Mighty sonic expertise meet visual cameracraft.
The American Dollar – Anything You Synthesize
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El Ten Eleven

Sunday, November 11th, 2007 by Anne Cloudman

post-rock // instrumental

While post-rock fans have been enjoying El Ten Eleven‘s textured, atmospheric instrumentals since their 2004 self-titled debut album, it wasn’t until I saw Helvetica, which heavily features tracks from 2007’s Every Direction is North, that I discovered this creative duo. The music meanders and crescendos, calms and invigorates, adding layer after layer to an emotional journey. You can’t help but want to go along for the ride.

Double neck bass guitar, electric drums, and effects pedaling delight.
El Ten Eleven – My Only Swerving (stream only)
El Ten Eleven – Living on Credit Blues
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Hello Stranger

Tuesday, February 13th, 2007 by Paul Irish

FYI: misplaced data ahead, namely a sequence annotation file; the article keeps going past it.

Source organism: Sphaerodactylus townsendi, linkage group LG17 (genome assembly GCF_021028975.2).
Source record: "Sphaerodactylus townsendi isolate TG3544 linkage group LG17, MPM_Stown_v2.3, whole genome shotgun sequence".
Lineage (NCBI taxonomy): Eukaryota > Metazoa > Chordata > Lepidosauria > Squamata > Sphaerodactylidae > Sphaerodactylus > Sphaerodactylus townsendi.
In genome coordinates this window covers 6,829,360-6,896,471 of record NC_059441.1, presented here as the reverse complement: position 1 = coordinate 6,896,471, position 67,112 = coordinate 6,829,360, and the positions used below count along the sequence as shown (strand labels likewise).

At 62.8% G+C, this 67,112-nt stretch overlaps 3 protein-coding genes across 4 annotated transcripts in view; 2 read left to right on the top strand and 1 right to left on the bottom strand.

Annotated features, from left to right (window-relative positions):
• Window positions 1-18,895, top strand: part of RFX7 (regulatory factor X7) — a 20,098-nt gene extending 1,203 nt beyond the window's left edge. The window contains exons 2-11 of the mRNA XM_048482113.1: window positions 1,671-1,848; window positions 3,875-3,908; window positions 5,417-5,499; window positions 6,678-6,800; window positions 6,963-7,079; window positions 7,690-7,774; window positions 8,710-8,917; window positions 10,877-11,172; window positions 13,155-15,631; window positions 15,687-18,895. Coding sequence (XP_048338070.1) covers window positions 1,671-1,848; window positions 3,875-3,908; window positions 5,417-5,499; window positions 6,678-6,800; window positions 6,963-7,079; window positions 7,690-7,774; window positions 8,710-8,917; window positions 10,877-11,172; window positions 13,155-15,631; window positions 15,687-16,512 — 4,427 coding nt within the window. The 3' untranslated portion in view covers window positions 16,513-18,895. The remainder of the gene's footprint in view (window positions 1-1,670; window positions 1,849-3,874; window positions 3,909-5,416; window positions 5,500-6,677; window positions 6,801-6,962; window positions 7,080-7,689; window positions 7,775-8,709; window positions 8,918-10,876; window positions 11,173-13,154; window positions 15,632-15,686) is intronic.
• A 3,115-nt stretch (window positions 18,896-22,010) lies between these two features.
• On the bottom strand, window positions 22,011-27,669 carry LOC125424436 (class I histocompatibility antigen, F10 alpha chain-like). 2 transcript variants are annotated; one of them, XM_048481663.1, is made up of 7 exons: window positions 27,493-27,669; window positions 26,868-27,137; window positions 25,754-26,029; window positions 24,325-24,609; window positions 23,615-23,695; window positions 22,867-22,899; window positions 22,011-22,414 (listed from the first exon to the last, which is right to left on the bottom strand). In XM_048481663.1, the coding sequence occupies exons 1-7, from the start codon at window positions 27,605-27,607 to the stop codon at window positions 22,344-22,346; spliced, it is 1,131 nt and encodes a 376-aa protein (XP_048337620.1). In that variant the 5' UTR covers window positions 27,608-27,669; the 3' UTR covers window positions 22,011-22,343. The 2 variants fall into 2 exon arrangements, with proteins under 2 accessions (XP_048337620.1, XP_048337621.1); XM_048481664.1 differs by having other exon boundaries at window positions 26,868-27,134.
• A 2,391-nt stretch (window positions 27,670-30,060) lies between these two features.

california glam-pop // breezy electro-rock

The keytar is our first tip-off. The way its plaintive, dull-yet-sunny sound meshes with Juliette Commagere’s vocals, the electronic overlays, the rich bounce of bass, is a recipe for some very catchy pop. It’s a new-new-wave sound, shiny and nostalgic; it siphons something of Blondie and Berlin, of Latin pop and Irish ditties, and swirls the whole thing into a dance party. Hailing from Silverlake CA, Hello Stranger, formerly Vagenius, are effortlessly attuned to and enamored of LA’s decadent, chintzy, eclectic culture of Hip. Their lyrics admit as much with nonchalant honesty – that is, when they are not being all tongue-in-cheek.

Feels like you’ve been humming these melodies forever
Hello Stranger – Her In These Lights
Hello Stranger- Es Tu Vida

Post contributed by Natalia
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Cerys Matthews

Saturday, September 30th, 2006 by Paul Irish

folk pop // vocal rock